In early July, the Armenian Ministry for Health submitted a draft law to Parliament “explicitly prohibiting all gender selective abortions”.
In Armenia, “the pressure to abort female foetuses is widespread”. The draft law calls for requests to be submitted in writing with a three-day turnaround time for women wishing to have an abortion between the 12th and 22nd week of pregnancy at which point the child’s gender may be established. The first Parliamentary reading of this bill is scheduled for September.
The Ministerial Department of Maternal and Child Health “estimates that, every year in Armenia, 2,000 abortions are performed specifically to terminate pregnancies with a female foetus”- a practice that “has affected the Armenian birth rate since 1991”. The stakes are high: “popular mentality must change(…) greater efforts must be made to emphasise and boost the role of women in society”. However, doctors fear that “the ban on selective abortion could trigger corruption” or emigration to Georgia where the legislation is more complacent.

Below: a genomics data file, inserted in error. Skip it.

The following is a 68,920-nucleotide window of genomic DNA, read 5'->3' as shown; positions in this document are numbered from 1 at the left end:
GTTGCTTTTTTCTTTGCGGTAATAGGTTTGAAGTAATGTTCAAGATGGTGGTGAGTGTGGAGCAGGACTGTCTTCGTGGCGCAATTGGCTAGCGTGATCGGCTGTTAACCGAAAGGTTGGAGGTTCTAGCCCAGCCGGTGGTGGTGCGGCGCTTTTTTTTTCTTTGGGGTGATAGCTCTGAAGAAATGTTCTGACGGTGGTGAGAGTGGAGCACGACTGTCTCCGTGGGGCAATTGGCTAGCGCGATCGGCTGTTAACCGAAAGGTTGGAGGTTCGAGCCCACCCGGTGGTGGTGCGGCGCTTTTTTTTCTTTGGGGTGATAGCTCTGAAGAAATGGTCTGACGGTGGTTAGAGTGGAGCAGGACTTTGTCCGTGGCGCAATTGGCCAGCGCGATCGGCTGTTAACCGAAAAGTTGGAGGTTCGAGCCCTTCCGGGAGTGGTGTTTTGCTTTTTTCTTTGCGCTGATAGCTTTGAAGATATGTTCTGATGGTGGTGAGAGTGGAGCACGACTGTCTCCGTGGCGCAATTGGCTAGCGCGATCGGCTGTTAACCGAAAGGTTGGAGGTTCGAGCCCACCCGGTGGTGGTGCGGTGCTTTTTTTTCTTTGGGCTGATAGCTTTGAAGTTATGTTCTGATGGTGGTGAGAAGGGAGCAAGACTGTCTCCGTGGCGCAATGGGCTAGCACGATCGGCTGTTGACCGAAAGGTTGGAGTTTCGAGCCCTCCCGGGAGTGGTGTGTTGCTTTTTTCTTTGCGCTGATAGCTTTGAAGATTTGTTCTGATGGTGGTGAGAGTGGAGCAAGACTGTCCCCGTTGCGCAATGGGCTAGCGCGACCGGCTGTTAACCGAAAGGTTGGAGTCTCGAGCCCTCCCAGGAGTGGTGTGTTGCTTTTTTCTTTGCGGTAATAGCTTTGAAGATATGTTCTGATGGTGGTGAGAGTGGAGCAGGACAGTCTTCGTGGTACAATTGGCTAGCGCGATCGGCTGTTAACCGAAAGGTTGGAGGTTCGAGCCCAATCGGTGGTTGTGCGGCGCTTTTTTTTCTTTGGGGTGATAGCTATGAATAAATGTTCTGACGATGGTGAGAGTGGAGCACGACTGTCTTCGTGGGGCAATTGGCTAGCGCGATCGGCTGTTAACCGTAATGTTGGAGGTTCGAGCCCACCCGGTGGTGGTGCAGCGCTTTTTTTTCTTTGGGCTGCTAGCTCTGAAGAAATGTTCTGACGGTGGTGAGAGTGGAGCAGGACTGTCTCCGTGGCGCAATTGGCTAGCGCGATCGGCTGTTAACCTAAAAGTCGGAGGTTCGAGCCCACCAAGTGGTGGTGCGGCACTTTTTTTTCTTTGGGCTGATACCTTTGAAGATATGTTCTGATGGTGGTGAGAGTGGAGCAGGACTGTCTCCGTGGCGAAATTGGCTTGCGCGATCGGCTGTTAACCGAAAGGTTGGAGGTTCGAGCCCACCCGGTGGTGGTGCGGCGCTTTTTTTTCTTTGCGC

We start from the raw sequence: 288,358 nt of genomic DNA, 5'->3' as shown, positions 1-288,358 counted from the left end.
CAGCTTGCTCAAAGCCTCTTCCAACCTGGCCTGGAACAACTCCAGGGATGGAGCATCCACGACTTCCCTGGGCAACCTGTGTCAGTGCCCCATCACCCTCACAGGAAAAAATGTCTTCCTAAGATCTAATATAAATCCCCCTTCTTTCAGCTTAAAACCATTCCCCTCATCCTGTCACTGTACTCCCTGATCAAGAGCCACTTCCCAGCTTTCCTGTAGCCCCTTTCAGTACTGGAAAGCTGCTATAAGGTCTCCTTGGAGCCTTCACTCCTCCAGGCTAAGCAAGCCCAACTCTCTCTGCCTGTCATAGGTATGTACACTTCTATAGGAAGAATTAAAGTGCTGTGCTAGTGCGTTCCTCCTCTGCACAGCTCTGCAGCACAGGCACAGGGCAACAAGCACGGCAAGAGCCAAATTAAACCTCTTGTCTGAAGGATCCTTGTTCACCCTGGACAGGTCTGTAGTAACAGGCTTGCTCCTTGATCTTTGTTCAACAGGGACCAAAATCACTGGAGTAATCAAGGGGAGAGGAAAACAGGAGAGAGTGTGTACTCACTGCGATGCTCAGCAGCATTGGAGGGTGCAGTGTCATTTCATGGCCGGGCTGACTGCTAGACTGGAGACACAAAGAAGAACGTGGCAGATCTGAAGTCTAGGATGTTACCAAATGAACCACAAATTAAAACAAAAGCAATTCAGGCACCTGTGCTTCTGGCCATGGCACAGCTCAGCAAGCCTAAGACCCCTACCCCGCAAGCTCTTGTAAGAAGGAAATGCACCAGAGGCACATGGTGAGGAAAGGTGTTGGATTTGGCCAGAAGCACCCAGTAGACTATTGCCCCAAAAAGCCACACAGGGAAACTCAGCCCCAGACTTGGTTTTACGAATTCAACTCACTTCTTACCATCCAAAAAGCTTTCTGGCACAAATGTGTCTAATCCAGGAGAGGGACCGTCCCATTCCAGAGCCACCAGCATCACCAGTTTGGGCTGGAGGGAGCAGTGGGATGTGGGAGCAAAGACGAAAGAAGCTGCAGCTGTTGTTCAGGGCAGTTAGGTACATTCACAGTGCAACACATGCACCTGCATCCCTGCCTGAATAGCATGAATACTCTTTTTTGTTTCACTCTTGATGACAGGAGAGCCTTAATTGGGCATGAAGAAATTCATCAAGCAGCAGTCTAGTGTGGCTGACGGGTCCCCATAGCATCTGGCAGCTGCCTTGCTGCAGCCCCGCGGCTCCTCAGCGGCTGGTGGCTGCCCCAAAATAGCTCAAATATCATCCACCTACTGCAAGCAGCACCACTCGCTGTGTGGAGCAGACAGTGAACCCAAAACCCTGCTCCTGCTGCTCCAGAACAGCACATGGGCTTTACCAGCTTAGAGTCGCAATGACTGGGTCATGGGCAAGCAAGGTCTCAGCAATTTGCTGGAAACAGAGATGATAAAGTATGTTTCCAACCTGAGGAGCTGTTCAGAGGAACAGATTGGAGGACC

At the same time in Nepal, the Government is preparing to adopt a new Constitution – a measure that has been expected since 2008. Whereas this legislation was “supposed to restore peace to the country, the first version of the document has already fuelled debate”. Controversial measures include “the new law banning selective abortions”. Feminists “protest”, fearing that “this will allow opponents to accuse them unfairly in the case of abortion”.
A committee “has been set up to hold discussions with politicians and the general public (…) in an attempt to arrive at a final version of the new Nepalese Constitution”.